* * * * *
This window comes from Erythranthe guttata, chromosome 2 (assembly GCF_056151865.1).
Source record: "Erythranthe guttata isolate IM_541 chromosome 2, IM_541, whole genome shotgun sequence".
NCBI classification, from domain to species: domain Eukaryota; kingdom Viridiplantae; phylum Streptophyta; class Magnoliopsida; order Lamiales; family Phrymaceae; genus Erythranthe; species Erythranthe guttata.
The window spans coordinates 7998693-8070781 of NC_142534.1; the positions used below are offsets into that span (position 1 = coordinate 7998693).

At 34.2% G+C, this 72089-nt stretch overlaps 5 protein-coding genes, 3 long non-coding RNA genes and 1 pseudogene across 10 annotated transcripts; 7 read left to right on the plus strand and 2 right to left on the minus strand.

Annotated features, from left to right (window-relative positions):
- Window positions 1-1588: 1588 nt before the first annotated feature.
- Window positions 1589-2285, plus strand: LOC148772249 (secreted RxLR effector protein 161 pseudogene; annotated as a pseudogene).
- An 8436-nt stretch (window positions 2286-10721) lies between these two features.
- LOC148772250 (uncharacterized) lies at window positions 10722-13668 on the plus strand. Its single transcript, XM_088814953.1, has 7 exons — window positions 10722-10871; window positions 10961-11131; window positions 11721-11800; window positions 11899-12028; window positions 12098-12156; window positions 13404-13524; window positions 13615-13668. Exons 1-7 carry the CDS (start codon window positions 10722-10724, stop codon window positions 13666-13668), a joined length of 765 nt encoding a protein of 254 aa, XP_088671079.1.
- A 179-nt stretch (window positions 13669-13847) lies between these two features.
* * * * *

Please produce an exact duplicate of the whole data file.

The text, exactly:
This window comes from Erythranthe guttata, chromosome 2 (assembly GCF_056151865.1).
Source record: "Erythranthe guttata isolate IM_541 chromosome 2, IM_541, whole genome shotgun sequence".
NCBI classification, from domain to species: domain Eukaryota; kingdom Viridiplantae; phylum Streptophyta; class Magnoliopsida; order Lamiales; family Phrymaceae; genus Erythranthe; species Erythranthe guttata.
The window spans coordinates 7998693-8070781 of NC_142534.1; the positions used below are offsets into that span (position 1 = coordinate 7998693).

At 34.2% G+C, this 72089-nt stretch overlaps 5 protein-coding genes, 3 long non-coding RNA genes and 1 pseudogene across 10 annotated transcripts; 7 read left to right on the plus strand and 2 right to left on the minus strand.

Annotated features, from left to right (window-relative positions):
- Window positions 1-1588: 1588 nt before the first annotated feature.
- Window positions 1589-2285, plus strand: LOC148772249 (secreted RxLR effector protein 161 pseudogene; annotated as a pseudogene).
- An 8436-nt stretch (window positions 2286-10721) lies between these two features.
- LOC148772250 (uncharacterized) lies at window positions 10722-13668 on the plus strand. Its single transcript, XM_088814953.1, has 7 exons — window positions 10722-10871; window positions 10961-11131; window positions 11721-11800; window positions 11899-12028; window positions 12098-12156; window positions 13404-13524; window positions 13615-13668. Exons 1-7 carry the CDS (start codon window positions 10722-10724, stop codon window positions 13666-13668), a joined length of 765 nt encoding a protein of 254 aa, XP_088671079.1.
- A 179-nt stretch (window positions 13669-13847) lies between these two features.